Hot Flushes in the Menopause: Feeling the Heat
Hot flushes are one of the most common symptoms that we experience during the menopause. They cause a sudden and intense heat to arise within the body,caused by our changing hormone levels as our ovaries stop functioning. Luckily, there are many ways in which we can overcome the heat and spontaneous sweating.
Why do we have hot flushes during the menopause?
When our oestrogen and progesterone levels fluctuate and fall, this has a huge affect on how our hypothalamus operates, the small part of our brain that regulates our body temperature, appetite, sexual energy and our sleep patterns. At at time when women are living so much longer than before, the brain fails to understand why the ovaries are no longer functioning. The brain sends thermal surges through our body to try to get our ovaries working again – and these are what we call hot flushes and night sweats.
Hot flushes can also be triggered by foods and drinks that contain natural heat, such as caffeine, hot spices and alcohol. Cigarette smoking is also believed to be a significant cause of hot flushes.
What do hot flushes feel like?
The intensity and duration of a hot flush can completely vary from person to person. Some report having a hot flush for thirty seconds, whereas others experience it for ten minutes. The frequency can also differ, some women can have hot flushes several times an hour and some have them a few times per week. It tends to feel like a huge rush of energy surging through the body, which may start really hot but then become very cold. Hot flushes can cause finger tingling, facial redness or blotchiness, sweating, mental dizziness or headaches, body shaking, irregular heart rates and, in some cases, heart palpitations. Hot flushes can also trigger the feelings of anxiety, depression and a general dip in self-esteem.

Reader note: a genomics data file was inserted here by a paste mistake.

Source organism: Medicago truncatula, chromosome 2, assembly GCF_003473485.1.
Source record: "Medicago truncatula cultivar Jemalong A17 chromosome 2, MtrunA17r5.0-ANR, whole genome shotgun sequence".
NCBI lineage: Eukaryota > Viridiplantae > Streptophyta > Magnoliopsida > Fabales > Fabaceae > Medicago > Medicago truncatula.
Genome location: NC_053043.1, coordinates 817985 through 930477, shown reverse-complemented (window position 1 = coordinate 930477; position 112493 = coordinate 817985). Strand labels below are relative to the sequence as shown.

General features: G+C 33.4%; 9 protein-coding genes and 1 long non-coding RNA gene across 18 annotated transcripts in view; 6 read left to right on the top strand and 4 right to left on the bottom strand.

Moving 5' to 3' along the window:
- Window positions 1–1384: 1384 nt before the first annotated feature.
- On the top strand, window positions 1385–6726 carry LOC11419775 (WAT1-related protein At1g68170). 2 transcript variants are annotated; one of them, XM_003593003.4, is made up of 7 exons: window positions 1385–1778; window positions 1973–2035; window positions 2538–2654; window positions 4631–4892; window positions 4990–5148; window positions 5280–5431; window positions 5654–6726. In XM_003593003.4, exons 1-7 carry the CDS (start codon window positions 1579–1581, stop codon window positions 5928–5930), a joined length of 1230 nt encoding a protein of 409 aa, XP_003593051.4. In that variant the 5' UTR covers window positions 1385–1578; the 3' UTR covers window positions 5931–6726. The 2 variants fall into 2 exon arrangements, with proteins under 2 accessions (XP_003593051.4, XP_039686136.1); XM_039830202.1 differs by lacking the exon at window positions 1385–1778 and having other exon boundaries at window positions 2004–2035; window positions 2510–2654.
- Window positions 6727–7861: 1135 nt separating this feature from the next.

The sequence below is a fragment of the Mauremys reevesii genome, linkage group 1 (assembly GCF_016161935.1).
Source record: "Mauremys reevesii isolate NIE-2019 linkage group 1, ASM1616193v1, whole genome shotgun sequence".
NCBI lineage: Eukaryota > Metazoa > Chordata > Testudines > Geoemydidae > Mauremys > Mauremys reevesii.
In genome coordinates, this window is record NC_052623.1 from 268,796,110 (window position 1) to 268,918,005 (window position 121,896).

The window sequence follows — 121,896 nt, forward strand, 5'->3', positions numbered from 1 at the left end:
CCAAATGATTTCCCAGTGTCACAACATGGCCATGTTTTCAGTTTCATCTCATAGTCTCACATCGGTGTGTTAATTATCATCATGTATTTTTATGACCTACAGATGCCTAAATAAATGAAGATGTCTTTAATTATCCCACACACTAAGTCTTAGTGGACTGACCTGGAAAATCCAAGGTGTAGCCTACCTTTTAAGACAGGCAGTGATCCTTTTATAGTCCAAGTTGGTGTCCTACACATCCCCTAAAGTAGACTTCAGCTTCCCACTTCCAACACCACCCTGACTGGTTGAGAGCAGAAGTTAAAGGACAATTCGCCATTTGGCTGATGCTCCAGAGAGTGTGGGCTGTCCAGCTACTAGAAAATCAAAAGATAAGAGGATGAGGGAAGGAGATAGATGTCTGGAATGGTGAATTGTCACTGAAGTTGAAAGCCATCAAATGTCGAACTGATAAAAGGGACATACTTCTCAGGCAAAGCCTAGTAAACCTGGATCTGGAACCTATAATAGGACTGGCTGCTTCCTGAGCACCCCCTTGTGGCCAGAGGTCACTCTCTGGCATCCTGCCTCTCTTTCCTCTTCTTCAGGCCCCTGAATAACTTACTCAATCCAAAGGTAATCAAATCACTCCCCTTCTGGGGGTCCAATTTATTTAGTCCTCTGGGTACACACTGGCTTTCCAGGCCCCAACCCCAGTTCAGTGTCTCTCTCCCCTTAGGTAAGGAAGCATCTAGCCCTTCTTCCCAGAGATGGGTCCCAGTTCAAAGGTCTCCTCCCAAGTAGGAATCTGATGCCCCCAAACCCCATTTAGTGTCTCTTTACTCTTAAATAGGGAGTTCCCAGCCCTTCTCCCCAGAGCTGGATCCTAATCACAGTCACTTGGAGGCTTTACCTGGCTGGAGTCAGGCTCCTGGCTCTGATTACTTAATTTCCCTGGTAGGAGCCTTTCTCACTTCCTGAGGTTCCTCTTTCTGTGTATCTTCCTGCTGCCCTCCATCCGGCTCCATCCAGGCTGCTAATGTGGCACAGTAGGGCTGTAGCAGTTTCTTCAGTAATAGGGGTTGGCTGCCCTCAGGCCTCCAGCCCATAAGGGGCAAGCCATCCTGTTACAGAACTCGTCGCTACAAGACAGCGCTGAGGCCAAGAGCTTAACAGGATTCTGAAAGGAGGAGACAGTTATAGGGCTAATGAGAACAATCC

What can help with my hot flushes?
There are so many lifestyle changes we can make to help to lessen the intensity and frequency of hot flushes. It's definitely worth spending time to figure out what your own personal triggers are. What helps a lot of women is keeping a journal to note down any food or drink you've had, your activity, feelings and the environment. Whilst this can feel time-consuming, it's so valuable for unearthing any particularly patterns that trigger hot flushes, so we can best limit or avoid them.
Popular remedies for hot flushes:
- Consume wholesome food often, including some of the plant based foods that contain naturally occurring hormones like soya and flaxseeds.
- Reduce your intake of ‘heating’ foods such as spicy food, caffeine and alcohol
- Avoid/severely limit smoking and secondary smoke
- Wear clothing that best supports hot flushes
- Keep your body hydrated
- Meditation can help to manage stress levels; stress is a big contributing factor for hot flushes
- Take some exercise as this can help rid the body of excess heat; why not try dancing, yoga, walking or pilates?
- Use a supplement containing isoflavones. Some of the most popular are made from fermented soya beans
- Herbal supplements such as Ginseng, Saw Palmeto, Evening Primrose Oil, Clary Sage and particularly Black Cohosh have received a lot of recognition for their positive effects on hot flushes.
It may be worth getting tested for any nutritional deficiencies before you decide on supplements and if you are interested in taking HRT or medication to control your symptoms, make an appointment to have a discussion with your doctor.
Become™️ has a wonderful team of experts who all helped in the writing of this content. The opinions expressed within this page are the opinions of many people we asked, and from information we researched online. Become™️ is not responsible for the accuracy, completeness, suitability, or validity of any information on this page. All information is provided on an as-is basis.